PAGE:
In 2008, in preparation for a Philadelphia Diversity Law Group symposium about the state of African-Americans in the legal profession more than 50 years ago, I contacted Lois Schmidt, the widow of Judge Harvey Schmidt, to see if she had any memorabilia from that era. Among other things, she gave me a document that is an indelible part of our history. The document is titled, "Directory of the Colored Members of the Philadelphia Bar — Compiled by Fleming Deveaux Tucker, Esq. — revised to May 15, 1970."

The document is fascinating. It contains a list all of the Philadelphia-based African-Americans who were admitted to the bar from 1920 to 1970 — 50 years, but only 111 names.

On that list are some of the giants of our profession. The list starts with J. Austin Norris, March 1, 1920 — the first African-American admitted to the bar in the commonwealth — and ends with André L. Dennis, April 27, 1970.

The list is amazing, as it includes Judges Raymond Pace Alexander, Robert N.C. Nix, Sadie T.M. Alexander, Harvey N. Schmidt, Clifford Scott Green, A. Leon Higgenbotham, Juanita Kidd Stout, Robert N.C. Nix Jr., Hardy Williams, Eleanor K.H. Norton and Ricardo C. Jackson, as well as William T. Coleman Jr., William H. Brown III, and another person I happen to know quite well, Judge Paul A. Dandridge, just to name a few.

At the end of the list, Tucker left room for only six more additions — a reasonable expectation considering the extent of the progress from 1920 to 1970. Little did he know about what was soon to happen.

On June 23, 1970, Judge Robert M. Landis, chancellor of the Philadelphia Bar Association that year, appointed Dandridge, Green, Jackson, W. Bourne Ruthrauff and Peter J. Liacouras as members of the Special Committee on Pennsylvania Bar Admission Procedures "to investigate the claims of possible discrimination against black law students in these procedures." Liacouras was made chairman and it became known as the Liacouras Committee.

On December 19, 1970, the Liacouras Committee filed its report and recommendations. The report found that various "practices raise the strongest presumption that blacks are indeed discriminated against under procedures used by the State Board of Law Examiners."

On January 21, 1971, the board of governors of the Philadelphia Bar Association adopted a resolution that was accepted by the Pennsylvania State Board of Law Examiners and forever changed the way the bar examination was administered. The Liacouras Committee opened the door for countless people of color, and others, to enter into the legal profession in Philadelphia and elsewhere in the state.

However, almost 50 years after the halcyon and anticipatory days of the Liacouras Committee, diversity in parts of the legal profession in Philadelphia, especially with respect to African-American attorneys, is nothing to brag about.

A recent study in the NALP Directory of Legal Employers from 2006 to 2011 tells a depressing story. The number of African-American partners in majority law firms in Philadelphia actually decreased — with African-Americans making up just 1.57 percent of the partners — and with the number of African-American female partners being a cruel joke. The average in Philadelphia is below the national average.

Also in that study, the number of African-American associates decreased to 3.79 percent of the total number of associates — again, with the Philadelphia average being below the national average.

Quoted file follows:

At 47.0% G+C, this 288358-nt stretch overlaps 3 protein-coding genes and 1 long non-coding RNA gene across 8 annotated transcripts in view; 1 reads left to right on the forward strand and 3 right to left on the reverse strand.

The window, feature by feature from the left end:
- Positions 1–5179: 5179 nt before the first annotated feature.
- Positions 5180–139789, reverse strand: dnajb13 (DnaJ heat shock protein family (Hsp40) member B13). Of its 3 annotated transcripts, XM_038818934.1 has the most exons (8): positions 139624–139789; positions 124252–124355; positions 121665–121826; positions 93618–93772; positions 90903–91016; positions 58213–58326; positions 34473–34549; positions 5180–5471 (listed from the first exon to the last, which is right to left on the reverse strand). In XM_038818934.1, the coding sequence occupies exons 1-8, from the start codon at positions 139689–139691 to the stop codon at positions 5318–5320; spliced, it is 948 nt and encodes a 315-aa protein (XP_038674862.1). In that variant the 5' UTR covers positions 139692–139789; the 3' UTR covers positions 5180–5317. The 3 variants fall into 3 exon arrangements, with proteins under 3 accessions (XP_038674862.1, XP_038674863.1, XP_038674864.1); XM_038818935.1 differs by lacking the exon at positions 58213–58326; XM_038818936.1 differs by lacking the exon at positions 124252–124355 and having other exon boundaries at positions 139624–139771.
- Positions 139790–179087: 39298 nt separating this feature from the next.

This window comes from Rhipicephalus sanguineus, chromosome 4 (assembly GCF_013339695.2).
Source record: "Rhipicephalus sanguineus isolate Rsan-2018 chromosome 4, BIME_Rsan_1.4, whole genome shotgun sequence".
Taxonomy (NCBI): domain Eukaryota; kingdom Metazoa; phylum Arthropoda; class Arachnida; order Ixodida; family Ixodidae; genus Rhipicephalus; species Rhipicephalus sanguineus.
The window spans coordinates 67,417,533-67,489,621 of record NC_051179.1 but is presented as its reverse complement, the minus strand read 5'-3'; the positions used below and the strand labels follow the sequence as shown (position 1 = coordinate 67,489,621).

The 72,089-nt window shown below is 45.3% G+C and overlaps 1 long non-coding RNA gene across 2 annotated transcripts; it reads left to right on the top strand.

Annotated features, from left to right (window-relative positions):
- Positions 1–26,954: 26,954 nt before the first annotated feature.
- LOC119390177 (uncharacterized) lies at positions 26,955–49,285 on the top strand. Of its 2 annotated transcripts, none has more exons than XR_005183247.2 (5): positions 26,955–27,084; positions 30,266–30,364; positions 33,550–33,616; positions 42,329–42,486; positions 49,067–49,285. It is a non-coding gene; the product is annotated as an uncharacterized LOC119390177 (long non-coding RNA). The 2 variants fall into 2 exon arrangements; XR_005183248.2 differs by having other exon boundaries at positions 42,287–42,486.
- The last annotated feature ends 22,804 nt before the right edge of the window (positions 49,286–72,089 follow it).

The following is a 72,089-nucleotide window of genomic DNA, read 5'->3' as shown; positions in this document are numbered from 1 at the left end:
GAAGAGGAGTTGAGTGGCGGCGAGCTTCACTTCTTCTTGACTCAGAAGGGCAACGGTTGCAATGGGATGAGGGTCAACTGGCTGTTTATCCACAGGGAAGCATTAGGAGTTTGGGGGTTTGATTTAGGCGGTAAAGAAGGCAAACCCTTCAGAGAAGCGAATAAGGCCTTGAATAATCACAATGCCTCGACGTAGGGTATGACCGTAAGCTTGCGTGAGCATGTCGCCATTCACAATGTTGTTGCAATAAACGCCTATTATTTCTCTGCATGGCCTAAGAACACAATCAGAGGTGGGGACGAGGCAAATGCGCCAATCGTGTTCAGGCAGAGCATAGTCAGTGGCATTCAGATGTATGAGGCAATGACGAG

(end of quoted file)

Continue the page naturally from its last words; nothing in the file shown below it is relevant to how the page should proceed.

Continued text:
Not only have we not moved the needle in a positive direction in recent years, we have gone in reverse.

It is notable that the vast majority of the African-American luminaries of the legal profession for the last 50 or more years in Philadelphia coalesce around the judiciary and public service. Today, we celebrate that the chief judge of the U.S. Court of Appeals for the Third Circuit, the chief judge of the U.S. District Court for the Eastern District of Pennsylvania, the chief magistrate judge of the Eastern District, the district attorney of the city of Philadelphia, the solicitor of the city of Philadelphia, the U.S. attorney for the Eastern District and the chief federal community defender for the Eastern District are all African-American. Wonderful. But the private sector bar does not reflect that composition, nor any other reasonable demographic.

Why are our public institutions more reflective of who we are than our private institutions? Why is this problem more acute in Philadelphia? As the Philadelphia native Sherman Hemsley used to say to his wife in the hit comedy The Jeffersons, with the appropriate theme song, "Moving On Up," — "Wheezy, you have some ‘splaining to do."

Organizations such as the PDLG and the director of diversity of the Philadelphia Bar Association have been in the vanguard trying to move the needle toward a more diverse composition in the private sector. Most of our firms are also trying to move the needle. But it is an uphill battle. We have done a fairly good job eliminating barriers to entry. What we have to do better is foster inclusion and success.

I am reminded of a story of more than 50 years ago, when the dean of Howard University Law School told his students not to take the Pennsylvania bar examination because they would not get a fair shot. We fixed that. Fifty years later, I do not want the message to be, "Do not go to Philadelphia to practice law in the private sector because you will not get a fair shot." Help! 

Albert S. Dandridge III is chair of Schnader Harrison Segal & Lewis’ securities practice group and the firm’s chief diversity officer. His legal work is concentrated in municipal and corporate finance matters and he regularly counsels major public companies, broker-dealers and investment advisers on their securities reporting and financing requirements.